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» Film-Tech Forum   » Community   » Film-Yak   » AMC Sensory Friendly Showings? (Page 1)

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Author Topic: AMC Sensory Friendly Showings?
Steve Guttag
We forgot the crackers Gromit!!!

Posts: 12295
From: Annapolis, MD
Registered: Dec 1999

 - posted 03-28-2018 07:42 AM      Profile for Steve Guttag   Email Steve Guttag   Send New Private Message       Edit/Delete Post 
So a friend of mine (from the high school days) posted a humerous experience he had at an AMC movie theatre. I say humorous because I wasn't a participant but reading, with great humor, his experience. WTF is this "Sensory Friendly Showings" BS? I'd never go to one of those. They can't be good for the industry.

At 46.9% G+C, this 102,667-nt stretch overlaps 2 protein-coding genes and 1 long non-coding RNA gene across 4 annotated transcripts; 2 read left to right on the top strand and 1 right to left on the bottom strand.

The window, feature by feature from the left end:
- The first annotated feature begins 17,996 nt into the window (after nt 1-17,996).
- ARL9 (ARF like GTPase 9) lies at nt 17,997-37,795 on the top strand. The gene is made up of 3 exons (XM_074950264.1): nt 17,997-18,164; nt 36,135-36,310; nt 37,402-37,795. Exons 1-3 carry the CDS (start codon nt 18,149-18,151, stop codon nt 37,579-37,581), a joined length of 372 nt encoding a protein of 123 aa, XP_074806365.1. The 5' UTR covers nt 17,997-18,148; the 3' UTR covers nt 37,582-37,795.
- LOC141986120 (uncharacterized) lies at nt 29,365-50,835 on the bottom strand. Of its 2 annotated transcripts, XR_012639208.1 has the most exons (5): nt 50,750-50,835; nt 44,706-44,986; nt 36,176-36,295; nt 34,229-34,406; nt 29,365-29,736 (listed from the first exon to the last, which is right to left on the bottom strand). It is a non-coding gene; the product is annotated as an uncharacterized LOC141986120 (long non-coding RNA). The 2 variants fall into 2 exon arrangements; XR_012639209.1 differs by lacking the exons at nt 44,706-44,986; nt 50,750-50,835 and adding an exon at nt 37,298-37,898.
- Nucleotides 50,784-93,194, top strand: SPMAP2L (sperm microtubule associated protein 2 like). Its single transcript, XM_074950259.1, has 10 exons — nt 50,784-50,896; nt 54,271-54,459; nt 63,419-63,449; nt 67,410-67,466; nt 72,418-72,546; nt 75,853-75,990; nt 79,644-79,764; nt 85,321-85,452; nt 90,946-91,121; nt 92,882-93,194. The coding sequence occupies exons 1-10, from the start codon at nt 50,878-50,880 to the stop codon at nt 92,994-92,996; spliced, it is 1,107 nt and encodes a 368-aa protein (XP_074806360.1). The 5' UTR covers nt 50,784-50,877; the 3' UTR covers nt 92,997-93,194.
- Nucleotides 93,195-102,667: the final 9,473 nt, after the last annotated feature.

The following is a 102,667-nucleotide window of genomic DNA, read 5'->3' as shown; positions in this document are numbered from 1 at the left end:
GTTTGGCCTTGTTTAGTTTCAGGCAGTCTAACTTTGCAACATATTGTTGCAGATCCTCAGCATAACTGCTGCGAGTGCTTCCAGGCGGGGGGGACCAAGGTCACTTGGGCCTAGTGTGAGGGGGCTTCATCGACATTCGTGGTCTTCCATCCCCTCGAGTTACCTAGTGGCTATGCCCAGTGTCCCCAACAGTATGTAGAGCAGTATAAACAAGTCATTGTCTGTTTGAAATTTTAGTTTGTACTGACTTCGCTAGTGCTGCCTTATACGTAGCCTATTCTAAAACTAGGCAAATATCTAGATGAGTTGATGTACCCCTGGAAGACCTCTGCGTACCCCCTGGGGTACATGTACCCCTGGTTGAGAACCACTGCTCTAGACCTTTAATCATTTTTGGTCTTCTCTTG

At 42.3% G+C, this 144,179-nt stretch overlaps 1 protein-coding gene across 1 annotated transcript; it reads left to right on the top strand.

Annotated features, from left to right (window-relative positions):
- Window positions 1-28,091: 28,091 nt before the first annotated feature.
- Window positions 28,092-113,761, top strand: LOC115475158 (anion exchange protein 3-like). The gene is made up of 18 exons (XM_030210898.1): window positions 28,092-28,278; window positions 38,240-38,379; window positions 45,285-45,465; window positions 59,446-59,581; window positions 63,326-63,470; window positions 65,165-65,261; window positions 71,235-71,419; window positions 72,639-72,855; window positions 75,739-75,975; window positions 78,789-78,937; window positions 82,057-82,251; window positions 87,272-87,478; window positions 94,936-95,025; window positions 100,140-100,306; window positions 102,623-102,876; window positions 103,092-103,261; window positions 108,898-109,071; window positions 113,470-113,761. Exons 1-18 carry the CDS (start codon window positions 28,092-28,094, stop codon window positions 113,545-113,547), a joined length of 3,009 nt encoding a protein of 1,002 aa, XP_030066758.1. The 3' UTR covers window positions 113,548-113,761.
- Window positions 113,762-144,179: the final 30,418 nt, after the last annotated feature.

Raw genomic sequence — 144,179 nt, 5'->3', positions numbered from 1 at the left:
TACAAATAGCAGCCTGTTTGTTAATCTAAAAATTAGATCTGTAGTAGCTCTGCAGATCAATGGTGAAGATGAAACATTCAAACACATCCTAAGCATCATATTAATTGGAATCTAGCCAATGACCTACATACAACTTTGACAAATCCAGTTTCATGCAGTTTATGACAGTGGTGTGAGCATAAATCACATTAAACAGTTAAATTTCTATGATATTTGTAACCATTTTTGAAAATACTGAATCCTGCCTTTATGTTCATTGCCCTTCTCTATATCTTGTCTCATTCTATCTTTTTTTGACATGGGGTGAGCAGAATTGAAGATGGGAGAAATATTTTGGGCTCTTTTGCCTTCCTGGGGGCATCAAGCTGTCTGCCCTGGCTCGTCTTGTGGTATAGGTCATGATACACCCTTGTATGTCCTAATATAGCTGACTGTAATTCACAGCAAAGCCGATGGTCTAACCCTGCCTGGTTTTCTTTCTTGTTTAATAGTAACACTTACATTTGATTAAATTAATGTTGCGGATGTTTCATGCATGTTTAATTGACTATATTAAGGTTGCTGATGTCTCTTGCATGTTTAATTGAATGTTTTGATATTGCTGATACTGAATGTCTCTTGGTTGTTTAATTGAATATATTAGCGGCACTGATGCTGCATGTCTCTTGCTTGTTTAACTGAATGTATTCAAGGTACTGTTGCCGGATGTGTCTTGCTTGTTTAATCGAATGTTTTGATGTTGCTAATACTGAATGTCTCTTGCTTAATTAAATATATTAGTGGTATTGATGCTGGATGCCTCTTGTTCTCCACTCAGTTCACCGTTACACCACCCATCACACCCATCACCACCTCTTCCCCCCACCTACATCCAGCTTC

Anyway, here is his story. Note, he is not, in any way, part of the cinema industry but is definitely technosavy and has had friends in the industry enough to have an idea of what goes on in the industry.


Hey, I know, let's just pop in and see a movie. In the theater. You know, for that cinematic experience that makes it worth the ticket price.

Click. Clickety-click-click, search, tap. Using AMC's web site, buying directly from them. Ah! A $3.50 "convenience fee." Grrr. Fine, we're already this far. It's Tuesday night, it's not like we really need reserved seats, but, fine. Movie is in our choice of "3D" or "Digital." 3D is a bad thing, so Digital it is. Two good seats, dead center in the auditorium. OK, off for a casual bite of food with time to spare.

Walk into the large theater, where there are ... two other people. Hey, dudes. So, the four of us are watching the pre-show ads, and a theater employee wanders in and comes overs to us. In a barely audible sheepish mumble: